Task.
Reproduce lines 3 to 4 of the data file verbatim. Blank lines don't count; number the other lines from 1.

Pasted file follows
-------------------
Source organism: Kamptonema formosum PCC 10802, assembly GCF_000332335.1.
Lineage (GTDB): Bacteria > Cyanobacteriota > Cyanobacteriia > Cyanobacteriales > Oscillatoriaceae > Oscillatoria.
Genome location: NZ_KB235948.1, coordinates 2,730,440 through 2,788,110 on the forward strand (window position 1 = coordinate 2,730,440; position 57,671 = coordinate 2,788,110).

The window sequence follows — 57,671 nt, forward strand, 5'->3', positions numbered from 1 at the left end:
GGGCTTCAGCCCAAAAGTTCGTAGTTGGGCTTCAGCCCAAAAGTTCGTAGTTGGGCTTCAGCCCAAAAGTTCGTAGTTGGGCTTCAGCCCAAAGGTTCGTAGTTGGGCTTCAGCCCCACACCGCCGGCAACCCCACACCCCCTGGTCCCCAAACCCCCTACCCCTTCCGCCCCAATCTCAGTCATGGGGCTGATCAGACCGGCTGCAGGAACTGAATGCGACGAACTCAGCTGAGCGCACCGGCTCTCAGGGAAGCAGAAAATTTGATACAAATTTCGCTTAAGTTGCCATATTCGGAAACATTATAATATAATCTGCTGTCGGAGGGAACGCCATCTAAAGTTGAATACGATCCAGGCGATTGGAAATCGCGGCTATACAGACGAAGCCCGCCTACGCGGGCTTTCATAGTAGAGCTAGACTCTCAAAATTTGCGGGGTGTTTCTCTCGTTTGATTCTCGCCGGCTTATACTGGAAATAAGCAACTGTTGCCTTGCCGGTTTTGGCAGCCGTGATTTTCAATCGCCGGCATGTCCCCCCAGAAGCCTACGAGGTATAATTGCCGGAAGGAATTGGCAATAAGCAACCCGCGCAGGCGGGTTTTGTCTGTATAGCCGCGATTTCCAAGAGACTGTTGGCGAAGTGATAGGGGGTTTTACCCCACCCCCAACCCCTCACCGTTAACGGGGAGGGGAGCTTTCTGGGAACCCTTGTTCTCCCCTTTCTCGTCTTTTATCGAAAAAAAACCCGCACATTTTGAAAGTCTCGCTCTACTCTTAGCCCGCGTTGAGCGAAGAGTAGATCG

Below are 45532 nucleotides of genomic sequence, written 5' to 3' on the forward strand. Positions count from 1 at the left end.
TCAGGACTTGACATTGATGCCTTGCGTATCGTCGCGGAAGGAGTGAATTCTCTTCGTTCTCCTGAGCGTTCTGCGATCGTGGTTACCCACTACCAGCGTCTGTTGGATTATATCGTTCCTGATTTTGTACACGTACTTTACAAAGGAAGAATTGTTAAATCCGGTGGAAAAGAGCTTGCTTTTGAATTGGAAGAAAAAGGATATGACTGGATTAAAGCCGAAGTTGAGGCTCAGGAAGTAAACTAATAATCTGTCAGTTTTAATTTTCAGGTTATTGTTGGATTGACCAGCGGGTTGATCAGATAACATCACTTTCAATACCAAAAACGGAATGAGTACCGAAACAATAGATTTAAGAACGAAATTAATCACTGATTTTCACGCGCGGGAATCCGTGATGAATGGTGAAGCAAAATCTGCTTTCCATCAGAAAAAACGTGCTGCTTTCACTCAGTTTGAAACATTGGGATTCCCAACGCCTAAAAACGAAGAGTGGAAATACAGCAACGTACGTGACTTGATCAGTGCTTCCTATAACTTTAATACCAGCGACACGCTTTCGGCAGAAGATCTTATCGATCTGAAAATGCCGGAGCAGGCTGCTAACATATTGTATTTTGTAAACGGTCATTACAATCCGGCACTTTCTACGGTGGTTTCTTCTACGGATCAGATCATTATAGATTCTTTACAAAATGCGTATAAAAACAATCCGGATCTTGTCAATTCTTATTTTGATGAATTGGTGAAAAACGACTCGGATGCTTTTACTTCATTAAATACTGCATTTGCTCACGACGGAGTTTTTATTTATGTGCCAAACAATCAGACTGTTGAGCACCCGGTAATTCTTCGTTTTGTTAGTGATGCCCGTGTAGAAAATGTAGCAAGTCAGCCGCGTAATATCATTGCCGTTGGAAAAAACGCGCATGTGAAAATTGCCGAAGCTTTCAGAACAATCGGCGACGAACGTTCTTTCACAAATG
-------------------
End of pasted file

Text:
Genome location: NZ_KB235948.1, coordinates 2,730,440 through 2,788,110 on the forward strand (window position 1 = coordinate 2,730,440; position 57,671 = coordinate 2,788,110).

The window sequence follows — 57,671 nt, forward strand, 5'->3', positions numbered from 1 at the left end: